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Approaches in Poultry, Dairy & Veterinary Sciences

Critical Considerations of Peri-Parturient Period (PPP) Management of Livestocks

RK Singh1, 2, Avijit Dey1*, Mala Singh3 and SS Dahiya1

1 Division of Animal Nutrition and Feed Technology, India

2 Division of Animal Nutrition, India

3 Division of Animal Physiology, India

*Corresponding author: Avijit Dey, Division of Animal Nutrition and Feed Technology, Hisar- 125 001, India

Submission: June 13, 2018;Published: December 06, 2018

DOI: 10.31031/APDV.2018.05.000614

ISSN: 2576-9162
Volume5 Issue3


India is considered as one of the highly populated country of livestock. This tremendous population is managed by our marginally educated and poor farmers, those having lower assets and lesser skills of animals rearing. During entire course of animal’s rearing, transition period may consider as one of the most devastating life span which ultimately reflects the gross output potential through livestock. Thus, cross over such a devastating period is deciding factor of future benefits through livestock rearing. The transition period in dairy cows lies within last three weeks before parturition to three weeks after parturition [1]. This 40-45 days period characterized by tremendous metabolic and endocrine adjustments that the cows experiences from late gestation to early lactation [2]. One of the most important physiological change occurring during this period is the decrease in dry matter intake around parturition and the sudden enhancement in nutrients requirement for milk production [3,4]. As a result of these critical changes, most of the infectious diseases and metabolic disorders occur during this period [3,5]. Milk fever, ketosis, retained fetal membranes (ROP), metritis and displacement of the abomasum primarily affect cows within the first few weeks of lactation [3]. Physical and metabolic stressers of pregnancy, calving and lactation contribute to the decline in host resistance during the peri-parturient period [6]. During peri-parturient period the T-cells populations exhibit a significant decline, which contribute to the immune-suppression in dairy cows at calving [7]. This immune-suppression during the peri-parturient period leads to enhanced susceptibility to mastitis and other infectious diseases [6]. Other diseases those are not clinically apparent during the first two weeks of lactation such as laminitis, ovarian cysts, endometritis etc. can be traced back very soon that occurred during early lactation [5].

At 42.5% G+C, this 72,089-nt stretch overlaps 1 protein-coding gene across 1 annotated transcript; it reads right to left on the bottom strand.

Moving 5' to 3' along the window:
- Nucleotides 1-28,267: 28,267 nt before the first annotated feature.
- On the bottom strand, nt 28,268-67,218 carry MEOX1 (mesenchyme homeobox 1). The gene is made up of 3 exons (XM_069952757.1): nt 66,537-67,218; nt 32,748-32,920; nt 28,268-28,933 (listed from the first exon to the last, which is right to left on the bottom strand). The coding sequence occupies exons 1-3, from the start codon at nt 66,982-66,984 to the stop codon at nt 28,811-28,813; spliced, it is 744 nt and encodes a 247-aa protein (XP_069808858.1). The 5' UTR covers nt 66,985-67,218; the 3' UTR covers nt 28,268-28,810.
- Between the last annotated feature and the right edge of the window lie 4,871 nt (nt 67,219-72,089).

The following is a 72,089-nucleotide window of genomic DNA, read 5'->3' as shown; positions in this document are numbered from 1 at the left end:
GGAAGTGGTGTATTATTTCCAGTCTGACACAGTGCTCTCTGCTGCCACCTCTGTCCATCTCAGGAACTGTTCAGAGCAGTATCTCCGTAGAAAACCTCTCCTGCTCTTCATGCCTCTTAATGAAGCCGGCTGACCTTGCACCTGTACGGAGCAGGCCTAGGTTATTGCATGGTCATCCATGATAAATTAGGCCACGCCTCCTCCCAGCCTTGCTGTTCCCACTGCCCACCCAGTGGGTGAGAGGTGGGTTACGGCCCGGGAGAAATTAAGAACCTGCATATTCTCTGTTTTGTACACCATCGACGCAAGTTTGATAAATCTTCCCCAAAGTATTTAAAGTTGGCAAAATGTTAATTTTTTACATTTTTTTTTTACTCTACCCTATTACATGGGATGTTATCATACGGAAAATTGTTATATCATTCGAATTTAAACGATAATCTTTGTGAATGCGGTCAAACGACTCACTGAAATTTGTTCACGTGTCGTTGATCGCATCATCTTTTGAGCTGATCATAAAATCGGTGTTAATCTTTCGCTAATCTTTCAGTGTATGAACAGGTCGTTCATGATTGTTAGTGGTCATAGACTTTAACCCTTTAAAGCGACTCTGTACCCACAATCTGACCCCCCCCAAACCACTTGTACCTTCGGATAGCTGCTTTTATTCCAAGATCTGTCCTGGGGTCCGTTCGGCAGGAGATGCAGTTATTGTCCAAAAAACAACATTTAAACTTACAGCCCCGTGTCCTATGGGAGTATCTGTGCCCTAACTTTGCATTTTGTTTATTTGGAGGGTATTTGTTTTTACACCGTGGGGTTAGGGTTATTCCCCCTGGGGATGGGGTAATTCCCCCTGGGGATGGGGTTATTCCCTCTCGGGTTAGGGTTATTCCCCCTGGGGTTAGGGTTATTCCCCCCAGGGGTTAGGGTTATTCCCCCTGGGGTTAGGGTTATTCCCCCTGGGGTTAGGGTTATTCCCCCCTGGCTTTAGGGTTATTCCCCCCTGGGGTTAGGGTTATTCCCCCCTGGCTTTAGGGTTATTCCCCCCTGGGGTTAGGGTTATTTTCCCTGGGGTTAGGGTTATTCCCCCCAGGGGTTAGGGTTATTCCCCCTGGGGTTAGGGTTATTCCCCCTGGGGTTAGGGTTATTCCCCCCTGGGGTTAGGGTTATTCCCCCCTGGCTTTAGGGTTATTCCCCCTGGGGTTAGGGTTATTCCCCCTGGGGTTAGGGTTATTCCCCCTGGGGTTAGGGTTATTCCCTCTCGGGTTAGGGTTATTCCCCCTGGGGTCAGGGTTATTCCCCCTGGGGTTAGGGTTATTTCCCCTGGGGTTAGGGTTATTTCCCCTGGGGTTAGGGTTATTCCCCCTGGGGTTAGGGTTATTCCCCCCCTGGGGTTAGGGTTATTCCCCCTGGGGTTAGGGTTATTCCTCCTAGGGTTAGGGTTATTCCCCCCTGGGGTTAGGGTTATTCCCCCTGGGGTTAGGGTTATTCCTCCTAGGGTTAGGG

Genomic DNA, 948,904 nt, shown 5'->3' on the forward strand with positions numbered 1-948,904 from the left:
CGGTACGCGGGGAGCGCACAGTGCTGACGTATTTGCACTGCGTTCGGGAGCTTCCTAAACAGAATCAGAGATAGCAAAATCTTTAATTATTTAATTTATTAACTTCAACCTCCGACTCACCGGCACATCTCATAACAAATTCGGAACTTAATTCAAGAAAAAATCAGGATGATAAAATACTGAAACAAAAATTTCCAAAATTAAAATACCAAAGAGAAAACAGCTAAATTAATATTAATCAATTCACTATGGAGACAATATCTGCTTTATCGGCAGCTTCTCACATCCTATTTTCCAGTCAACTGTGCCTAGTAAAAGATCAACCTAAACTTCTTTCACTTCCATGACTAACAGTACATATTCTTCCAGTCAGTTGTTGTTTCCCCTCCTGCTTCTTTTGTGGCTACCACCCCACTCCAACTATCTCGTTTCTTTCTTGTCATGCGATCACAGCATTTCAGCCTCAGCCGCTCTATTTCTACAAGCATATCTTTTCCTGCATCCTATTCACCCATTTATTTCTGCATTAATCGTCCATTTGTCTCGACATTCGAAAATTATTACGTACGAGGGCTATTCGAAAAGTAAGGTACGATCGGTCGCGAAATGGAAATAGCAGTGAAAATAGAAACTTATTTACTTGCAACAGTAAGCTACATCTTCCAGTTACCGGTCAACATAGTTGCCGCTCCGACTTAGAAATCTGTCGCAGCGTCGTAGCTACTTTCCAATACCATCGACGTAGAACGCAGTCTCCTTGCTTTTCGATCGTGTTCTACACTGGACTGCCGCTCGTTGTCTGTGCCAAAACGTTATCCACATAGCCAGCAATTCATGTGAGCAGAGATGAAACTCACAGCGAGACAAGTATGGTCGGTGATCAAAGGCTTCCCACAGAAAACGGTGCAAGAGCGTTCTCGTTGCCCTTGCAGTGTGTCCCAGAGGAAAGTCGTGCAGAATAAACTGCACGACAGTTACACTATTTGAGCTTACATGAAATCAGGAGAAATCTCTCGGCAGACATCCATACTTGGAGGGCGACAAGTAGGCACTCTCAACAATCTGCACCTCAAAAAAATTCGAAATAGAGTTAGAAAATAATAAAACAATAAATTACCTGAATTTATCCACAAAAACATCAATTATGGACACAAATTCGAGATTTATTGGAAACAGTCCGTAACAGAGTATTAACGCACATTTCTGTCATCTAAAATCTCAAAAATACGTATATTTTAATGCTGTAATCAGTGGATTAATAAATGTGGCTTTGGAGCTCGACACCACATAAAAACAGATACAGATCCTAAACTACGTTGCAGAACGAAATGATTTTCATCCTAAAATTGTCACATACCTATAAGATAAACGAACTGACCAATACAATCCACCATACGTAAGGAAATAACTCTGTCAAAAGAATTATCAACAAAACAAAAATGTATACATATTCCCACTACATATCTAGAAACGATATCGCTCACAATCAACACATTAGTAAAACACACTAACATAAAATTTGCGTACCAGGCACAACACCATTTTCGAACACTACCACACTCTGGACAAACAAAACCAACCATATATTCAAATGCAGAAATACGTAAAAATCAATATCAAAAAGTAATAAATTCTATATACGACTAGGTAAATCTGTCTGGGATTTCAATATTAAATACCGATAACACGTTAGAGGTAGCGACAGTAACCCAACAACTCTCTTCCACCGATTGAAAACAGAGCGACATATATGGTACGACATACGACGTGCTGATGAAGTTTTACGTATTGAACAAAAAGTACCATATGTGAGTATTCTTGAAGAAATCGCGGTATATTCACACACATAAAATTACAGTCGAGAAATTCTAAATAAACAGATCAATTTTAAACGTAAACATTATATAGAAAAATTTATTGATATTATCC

Metabolic disorders generally associated with periparturient period

Some metabolic disorders are critically linked before parturition and soon after parturition. Thus, this entire duration of approx 40-45 days should be carefully monitored. Some important metabolic disorders are mentioned below:

1. Metabolic diseases typical to first 2 wk of lactation such as Milk fever, ketosis, retention of placenta, abomasal displacement etc.

2. Metabolic diseases occurring beyond this period such as Laminitis etc.

3. Infectious diseases occurring during the first 2wk of lactation such as Mastitis, John’s disease, salmonellosis etc.

Comparative nutritional demanding profile of gestation v/s peri-parturient period (PPP)

Nutritional demands for peri-parturient period is far greater than gestational demand of any animals and if we compare comparative nutritional requirements, it shows much larger numerical Figure 1 as compared with gestational demands.

Figure 1:

Critical considerations for management of periparturient period

Successfully prevention of peri-parturient diseases and increased potential for successful reproduction revolves around five critical control points:

1. Maximizing dry matter intake

2. Enhancement of rumen papillae growth

3. Suppressing negative energy and protein balance

4. Maintaining minerals balance

5. Boosting of immune status

Maximizing dry matter intake: As the animals reaches towards advanced pregnancy i.e. peri-parturient period (PPP), suffers from lower DMI due to various physiological and metabolic changes. During advanced pregnancy, larger size of developing fetus creates a constant pressure on rumen and rumen size gets shorten and ultimately results very drastic reduction in DMI (may reaches upto 1.5% of 100kg body weight) and body condition score (BCS).